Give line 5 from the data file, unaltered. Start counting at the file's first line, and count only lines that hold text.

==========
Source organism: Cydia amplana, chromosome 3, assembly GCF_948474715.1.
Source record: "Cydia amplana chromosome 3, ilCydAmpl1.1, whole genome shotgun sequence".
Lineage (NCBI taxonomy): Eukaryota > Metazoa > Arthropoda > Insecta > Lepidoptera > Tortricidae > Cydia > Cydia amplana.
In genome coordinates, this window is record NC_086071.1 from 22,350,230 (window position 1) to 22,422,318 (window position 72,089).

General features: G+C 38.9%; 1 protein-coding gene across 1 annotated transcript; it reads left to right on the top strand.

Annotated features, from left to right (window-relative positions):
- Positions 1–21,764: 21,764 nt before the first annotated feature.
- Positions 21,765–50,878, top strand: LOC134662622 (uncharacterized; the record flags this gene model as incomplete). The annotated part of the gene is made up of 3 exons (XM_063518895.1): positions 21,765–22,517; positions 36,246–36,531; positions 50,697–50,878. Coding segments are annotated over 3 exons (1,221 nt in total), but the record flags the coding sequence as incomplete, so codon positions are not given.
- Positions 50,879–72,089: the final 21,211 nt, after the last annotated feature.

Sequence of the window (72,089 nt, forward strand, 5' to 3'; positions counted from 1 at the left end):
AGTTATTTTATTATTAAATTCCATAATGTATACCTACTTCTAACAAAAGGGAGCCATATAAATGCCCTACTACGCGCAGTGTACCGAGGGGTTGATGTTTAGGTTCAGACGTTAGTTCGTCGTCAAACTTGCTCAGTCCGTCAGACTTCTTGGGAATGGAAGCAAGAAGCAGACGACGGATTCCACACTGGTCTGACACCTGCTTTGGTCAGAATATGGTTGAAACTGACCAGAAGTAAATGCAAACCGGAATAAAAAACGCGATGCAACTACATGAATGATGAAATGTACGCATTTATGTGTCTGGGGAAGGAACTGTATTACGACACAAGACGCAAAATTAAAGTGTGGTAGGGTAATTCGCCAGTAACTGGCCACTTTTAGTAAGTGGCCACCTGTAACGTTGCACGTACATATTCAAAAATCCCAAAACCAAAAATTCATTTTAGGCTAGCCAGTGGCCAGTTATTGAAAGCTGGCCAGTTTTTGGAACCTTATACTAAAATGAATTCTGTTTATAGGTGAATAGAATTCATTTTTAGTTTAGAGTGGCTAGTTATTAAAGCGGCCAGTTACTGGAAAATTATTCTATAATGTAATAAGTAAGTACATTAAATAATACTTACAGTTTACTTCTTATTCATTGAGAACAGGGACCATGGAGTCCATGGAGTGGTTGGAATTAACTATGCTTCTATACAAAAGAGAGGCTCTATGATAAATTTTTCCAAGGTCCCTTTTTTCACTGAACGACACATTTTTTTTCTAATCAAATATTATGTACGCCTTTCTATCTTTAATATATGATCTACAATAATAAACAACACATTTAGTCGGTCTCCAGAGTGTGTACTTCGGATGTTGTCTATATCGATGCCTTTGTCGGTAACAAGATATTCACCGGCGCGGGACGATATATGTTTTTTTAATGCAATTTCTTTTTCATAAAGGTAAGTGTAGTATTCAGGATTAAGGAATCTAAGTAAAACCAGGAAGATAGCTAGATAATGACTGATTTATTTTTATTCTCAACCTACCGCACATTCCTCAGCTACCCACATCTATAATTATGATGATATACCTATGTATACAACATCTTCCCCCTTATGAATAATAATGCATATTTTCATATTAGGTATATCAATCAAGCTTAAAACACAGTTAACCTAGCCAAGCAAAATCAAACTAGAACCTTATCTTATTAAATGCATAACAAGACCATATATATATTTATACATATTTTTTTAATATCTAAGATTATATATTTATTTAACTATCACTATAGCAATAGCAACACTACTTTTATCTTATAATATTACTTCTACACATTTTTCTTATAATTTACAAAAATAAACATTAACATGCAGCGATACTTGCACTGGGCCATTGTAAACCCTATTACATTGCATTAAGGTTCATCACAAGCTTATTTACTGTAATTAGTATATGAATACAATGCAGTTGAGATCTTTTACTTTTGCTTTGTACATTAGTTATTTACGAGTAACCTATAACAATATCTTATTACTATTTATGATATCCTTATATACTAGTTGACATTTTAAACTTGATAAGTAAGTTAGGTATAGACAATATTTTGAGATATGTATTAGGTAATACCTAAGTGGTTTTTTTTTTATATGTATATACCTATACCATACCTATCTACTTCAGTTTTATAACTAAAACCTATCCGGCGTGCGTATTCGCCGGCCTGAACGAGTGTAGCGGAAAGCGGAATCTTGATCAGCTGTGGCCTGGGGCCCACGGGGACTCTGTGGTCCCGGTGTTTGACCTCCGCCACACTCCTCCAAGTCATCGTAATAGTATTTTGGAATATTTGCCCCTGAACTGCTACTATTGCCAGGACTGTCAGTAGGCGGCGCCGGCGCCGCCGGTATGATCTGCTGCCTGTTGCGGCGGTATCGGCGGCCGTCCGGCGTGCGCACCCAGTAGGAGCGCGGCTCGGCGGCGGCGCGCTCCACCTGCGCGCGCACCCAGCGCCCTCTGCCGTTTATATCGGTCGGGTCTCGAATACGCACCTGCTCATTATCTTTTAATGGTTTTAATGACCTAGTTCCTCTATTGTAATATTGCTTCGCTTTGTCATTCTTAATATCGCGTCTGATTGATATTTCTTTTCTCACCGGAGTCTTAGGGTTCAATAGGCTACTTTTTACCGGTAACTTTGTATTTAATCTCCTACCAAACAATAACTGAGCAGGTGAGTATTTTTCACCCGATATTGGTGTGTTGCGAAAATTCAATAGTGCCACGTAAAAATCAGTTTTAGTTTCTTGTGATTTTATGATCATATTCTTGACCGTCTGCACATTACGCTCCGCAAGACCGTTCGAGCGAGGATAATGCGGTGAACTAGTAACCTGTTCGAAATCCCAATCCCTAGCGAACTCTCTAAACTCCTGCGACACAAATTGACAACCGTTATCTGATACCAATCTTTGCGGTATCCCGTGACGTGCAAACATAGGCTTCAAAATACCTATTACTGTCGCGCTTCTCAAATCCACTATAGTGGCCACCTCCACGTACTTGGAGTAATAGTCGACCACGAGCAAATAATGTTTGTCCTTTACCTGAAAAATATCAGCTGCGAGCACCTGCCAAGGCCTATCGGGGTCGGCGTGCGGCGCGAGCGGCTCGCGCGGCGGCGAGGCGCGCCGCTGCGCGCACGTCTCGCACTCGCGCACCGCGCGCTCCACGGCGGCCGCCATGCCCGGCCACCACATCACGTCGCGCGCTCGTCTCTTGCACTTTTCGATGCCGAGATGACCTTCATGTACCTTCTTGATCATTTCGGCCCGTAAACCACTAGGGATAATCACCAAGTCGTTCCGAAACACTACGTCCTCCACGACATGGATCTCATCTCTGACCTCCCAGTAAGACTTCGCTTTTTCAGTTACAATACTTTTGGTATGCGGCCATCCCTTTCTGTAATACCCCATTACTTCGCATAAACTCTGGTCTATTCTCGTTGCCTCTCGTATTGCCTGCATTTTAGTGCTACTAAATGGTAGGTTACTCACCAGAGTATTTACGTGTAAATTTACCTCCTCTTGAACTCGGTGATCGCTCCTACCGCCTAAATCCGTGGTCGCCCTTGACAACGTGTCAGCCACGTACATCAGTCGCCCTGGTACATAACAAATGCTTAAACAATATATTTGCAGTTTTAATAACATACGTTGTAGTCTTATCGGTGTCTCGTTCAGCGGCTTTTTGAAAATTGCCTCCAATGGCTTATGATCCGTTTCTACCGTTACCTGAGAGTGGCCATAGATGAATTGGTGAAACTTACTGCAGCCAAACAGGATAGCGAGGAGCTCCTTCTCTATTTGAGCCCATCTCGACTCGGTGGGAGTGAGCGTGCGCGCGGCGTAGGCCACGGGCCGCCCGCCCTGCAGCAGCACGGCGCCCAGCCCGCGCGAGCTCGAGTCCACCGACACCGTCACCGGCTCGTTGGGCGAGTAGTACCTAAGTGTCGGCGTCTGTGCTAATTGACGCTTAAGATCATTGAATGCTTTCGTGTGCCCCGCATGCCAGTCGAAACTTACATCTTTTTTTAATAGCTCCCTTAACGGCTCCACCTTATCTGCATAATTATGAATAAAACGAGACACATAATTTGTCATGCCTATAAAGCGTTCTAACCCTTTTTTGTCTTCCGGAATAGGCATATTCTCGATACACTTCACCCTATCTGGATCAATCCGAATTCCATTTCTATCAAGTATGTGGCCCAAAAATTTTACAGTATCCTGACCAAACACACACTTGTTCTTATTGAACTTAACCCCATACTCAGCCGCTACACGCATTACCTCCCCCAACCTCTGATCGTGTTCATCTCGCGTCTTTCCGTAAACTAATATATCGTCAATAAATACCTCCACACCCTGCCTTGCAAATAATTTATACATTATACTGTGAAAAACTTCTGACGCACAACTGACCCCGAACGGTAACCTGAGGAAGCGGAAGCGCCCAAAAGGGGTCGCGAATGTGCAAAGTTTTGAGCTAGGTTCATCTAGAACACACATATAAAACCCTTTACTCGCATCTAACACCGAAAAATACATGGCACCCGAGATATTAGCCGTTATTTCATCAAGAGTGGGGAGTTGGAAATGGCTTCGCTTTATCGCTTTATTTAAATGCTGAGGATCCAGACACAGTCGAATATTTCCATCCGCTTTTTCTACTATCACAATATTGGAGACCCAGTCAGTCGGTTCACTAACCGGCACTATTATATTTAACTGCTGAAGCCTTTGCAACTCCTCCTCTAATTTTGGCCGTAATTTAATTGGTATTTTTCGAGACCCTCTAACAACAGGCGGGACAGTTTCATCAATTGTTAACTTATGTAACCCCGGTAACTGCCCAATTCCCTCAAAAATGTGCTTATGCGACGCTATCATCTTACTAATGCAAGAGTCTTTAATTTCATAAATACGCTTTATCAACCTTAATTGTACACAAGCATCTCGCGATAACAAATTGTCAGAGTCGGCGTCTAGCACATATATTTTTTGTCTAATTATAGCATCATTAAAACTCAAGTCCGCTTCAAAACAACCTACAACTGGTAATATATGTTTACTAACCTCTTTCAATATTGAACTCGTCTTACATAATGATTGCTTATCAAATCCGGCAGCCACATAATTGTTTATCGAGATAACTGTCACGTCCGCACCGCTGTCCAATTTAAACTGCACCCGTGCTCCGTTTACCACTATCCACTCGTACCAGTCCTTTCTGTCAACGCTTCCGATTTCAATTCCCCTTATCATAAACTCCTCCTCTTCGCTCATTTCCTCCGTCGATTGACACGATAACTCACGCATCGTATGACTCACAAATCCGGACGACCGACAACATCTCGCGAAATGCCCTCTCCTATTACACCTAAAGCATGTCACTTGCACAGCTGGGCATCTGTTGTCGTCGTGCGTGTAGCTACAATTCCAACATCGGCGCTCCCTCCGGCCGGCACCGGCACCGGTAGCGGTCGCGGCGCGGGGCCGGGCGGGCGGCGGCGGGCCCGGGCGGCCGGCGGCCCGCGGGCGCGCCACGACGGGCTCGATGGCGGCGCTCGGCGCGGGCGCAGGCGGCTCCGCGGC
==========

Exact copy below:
General features: G+C 38.9%; 1 protein-coding gene across 1 annotated transcript; it reads left to right on the top strand.